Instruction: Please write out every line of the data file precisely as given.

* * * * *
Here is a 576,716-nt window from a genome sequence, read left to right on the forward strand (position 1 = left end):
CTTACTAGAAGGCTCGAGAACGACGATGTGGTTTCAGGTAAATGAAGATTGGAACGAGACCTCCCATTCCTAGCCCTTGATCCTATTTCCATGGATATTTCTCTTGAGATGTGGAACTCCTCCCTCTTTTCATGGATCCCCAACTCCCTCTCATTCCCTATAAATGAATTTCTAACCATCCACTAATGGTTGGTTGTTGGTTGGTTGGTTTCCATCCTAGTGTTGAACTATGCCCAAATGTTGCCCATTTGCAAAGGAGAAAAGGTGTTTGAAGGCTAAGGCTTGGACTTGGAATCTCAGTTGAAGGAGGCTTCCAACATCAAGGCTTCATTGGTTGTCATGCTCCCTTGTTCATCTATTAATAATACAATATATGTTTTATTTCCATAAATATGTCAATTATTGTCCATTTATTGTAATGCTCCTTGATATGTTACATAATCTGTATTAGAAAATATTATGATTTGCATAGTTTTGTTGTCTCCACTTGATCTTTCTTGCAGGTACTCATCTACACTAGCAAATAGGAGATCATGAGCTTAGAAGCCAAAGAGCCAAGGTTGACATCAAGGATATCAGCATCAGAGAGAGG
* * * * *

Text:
Here is a 576,716-nt window from a genome sequence, read left to right on the forward strand (position 1 = left end):
CTTACTAGAAGGCTCGAGAACGACGATGTGGTTTCAGGTAAATGAAGATTGGAACGAGACCTCCCATTCCTAGCCCTTGATCCTATTTCCATGGATATTTCTCTTGAGATGTGGAACTCCTCCCTCTTTTCATGGATCCCCAACTCCCTCTCATTCCCTATAAATGAATTTCTAACCATCCACTAATGGTTGGTTGTTGGTTGGTTGGTTTCCATCCTAGTGTTGAACTATGCCCAAATGTTGCCCATTTGCAAAGGAGAAAAGGTGTTTGAAGGCTAAGGCTTGGACTTGGAATCTCAGTTGAAGGAGGCTTCCAACATCAAGGCTTCATTGGTTGTCATGCTCCCTTGTTCATCTATTAATAATACAATATATGTTTTATTTCCATAAATATGTCAATTATTGTCCATTTATTGTAATGCTCCTTGATATGTTACATAATCTGTATTAGAAAATATTATGATTTGCATAGTTTTGTTGTCTCCACTTGATCTTTCTTGCAGGTACTCATCTACACTAGCAAATAGGAGATCATGAGCTTAGAAGCCAAAGAGCCAAGGTTGACATCAAGGATATCAGCATCAGAGAGAGG